Maybe it would be easier if that judgement day came when we were facing eminent death. It is said that Constantine postponed his baptism until he was on his death bed so that he would not sin after baptism, believing that what was required was right belief and that baptism itself was salvation from damnation. But this passage should catch us all up a bit short for it requires us to be vigilant all the time. Actually vigilant is not the right word; what is right is that we need to be actively engaged in the work of Christ in this world; yes, the work of Christ. If we think that means there is no hope for us, that we cannot possibly achieve that type of perfection we also miss the message. God, and Christ, are shepherds. When we stray they will come looking for us and lead us back to a good and safe pasture, if we are willing.

So, my people, I again ask you how you intend to observe the Reign of Christ. Do you believe that it is a matter of right belief, that salvation comes from confessing Jesus is Lord and then you are home free, or do you believe that the Kingdom is all about seeking Jesus in the world in which we live now? I have seem much wailing and gnashing of teeth over what perhaps are trifles and complete oblivion to gross injustice.

I come up short; you come up short, all God’s people come up short. How is that Good News? It is good news because we know that, while sometimes we behave like one of the fat sheep or one of the goats, we also are hungry in our own ways and that, if we are willing, we can be fed by God. The feast that is endless, the lamp that is always burning. Then we have, as people fed in the spiritual food of the Sacrament of his body and blood and we are sent, once again, into the world. Each week we are renewed and reminded that the work of Christ is the work of the world and it is both in and out of our doors. There are times you do not feel like being here because you have your own hunger and thirst. We need to tend to those needs in one another. Then we need to turn to the world around us.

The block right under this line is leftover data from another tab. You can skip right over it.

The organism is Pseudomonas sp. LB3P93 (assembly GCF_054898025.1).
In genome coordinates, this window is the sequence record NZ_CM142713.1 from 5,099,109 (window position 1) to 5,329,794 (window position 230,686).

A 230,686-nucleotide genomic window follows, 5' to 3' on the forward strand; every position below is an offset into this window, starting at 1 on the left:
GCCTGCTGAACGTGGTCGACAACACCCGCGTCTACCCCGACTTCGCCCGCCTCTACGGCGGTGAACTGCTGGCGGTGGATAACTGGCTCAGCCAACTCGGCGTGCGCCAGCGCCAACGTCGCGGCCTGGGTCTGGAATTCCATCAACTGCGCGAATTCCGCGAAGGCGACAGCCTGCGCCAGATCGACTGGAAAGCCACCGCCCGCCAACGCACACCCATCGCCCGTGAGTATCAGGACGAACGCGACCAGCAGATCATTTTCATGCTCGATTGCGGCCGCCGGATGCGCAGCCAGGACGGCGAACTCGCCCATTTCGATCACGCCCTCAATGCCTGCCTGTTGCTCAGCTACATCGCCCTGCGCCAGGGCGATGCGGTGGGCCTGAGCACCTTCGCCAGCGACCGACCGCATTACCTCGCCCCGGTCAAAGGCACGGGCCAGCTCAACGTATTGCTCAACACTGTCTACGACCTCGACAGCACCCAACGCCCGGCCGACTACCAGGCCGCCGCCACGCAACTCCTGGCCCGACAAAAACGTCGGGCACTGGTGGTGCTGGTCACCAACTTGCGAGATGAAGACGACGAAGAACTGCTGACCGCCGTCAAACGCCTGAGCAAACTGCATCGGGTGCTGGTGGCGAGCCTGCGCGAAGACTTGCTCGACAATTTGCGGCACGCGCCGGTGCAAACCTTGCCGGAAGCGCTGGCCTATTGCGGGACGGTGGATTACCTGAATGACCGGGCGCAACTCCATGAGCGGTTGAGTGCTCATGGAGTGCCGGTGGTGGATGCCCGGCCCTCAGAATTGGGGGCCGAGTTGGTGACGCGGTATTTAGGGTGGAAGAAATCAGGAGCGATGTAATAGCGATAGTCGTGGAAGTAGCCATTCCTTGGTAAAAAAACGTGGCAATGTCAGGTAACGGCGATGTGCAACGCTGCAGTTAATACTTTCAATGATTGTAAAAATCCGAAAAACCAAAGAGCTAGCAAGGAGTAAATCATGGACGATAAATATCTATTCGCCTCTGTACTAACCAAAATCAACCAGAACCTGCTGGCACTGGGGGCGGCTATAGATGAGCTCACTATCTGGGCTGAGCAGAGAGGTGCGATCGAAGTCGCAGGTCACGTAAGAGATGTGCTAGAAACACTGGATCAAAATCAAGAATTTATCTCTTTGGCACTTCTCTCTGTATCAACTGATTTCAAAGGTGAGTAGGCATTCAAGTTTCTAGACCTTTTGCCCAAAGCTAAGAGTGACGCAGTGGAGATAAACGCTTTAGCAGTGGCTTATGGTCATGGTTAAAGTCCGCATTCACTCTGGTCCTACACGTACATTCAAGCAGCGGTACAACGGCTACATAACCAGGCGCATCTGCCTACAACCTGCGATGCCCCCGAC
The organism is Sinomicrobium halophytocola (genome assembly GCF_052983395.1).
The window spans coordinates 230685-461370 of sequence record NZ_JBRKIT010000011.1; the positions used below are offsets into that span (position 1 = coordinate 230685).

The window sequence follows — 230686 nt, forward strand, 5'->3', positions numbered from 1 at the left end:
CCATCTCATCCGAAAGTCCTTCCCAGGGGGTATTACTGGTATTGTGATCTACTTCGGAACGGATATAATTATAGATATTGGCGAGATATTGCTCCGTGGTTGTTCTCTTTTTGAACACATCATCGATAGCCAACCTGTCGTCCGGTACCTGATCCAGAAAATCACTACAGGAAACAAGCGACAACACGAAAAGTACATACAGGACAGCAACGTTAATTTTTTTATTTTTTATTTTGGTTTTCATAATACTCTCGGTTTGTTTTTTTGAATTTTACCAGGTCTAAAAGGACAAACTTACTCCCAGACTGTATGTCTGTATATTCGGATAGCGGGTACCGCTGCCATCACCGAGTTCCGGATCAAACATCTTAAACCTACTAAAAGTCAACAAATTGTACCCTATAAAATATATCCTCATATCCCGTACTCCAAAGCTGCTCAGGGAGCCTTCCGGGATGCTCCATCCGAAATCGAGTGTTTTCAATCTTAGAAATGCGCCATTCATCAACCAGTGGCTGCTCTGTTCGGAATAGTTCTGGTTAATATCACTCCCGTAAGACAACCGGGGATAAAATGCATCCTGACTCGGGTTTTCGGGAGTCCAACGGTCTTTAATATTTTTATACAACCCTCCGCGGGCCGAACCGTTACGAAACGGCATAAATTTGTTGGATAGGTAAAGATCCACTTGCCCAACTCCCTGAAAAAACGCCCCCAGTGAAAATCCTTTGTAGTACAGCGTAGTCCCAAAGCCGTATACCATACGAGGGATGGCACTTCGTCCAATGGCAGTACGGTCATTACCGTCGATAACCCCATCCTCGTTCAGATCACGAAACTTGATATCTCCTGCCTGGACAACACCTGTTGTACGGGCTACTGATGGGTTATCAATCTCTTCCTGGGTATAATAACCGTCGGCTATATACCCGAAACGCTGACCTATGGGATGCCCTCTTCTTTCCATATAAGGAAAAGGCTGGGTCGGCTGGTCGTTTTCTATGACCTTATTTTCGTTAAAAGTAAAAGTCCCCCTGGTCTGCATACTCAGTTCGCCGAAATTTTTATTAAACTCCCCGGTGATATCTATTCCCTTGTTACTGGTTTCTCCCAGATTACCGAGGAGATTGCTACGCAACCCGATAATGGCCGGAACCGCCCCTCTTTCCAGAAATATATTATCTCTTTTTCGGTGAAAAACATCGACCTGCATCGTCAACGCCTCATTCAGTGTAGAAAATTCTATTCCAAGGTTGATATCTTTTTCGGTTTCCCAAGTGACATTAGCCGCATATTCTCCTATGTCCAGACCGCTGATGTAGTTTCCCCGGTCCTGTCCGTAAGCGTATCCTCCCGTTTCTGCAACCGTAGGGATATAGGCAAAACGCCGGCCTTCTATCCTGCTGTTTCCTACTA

Perhaps none put these words to practice, the rubber to the road, then the Benedictines. Benedict said:

Let all guests who arrive be received like Christ, for He is going to say, "I came as a guest, and you received Me" (Matt. 25:35). And to all let due honor be shown, especially to the domestics of the faith and to pilgrims.

As soon as a guest is announced, therefore, let the Superior or the brethren meet him with all charitable service. And first of all let them pray together, and then exchange the kiss of peace. For the kiss of peace should not be offered until after the prayers have been said, on account of the devil's deceptions.

In the salutation of all guests, whether arriving or departing, let all humility be shown. Let the head be bowed or the whole body prostrated on the ground in adoration of Christ, who indeed is received in their persons.

After the guests have been received and taken to prayer, let the Superior or someone appointed by him sit with them. Let the divine law be read before the guest for his edification, and then let all kindness be shown him. The Superior shall break his fast for the sake of a guest, unless it happens to be a principal fast day which may not be violated. The brethren, however, shall observe the customary fasts. Let the Abbot give the guests water for their hands; and let both Abbot and community wash the feet of all guests. After the washing of the feet let them say this verse: "We have received Your mercy, O God, in the midst of Your temple" (Ps.47[48]:10).

In the reception of the poor and of pilgrims the greatest care and solicitude should be shown, because it is especially in them that Christ is received; for as far as the rich are concerned, the very fear which they inspire wins respect for them.

What does that look like for you and for us, as St. Paul’s, as Episcopalians, and as Christians? It means practicing radical hospitality, here and in our lives. It means always and everywhere recognizing Christ in everyone you meet. If we begin to do that, one at a time, who knows where it might lead and then, just maybe, we can announce that the Reign of Christ is arrived!! Amen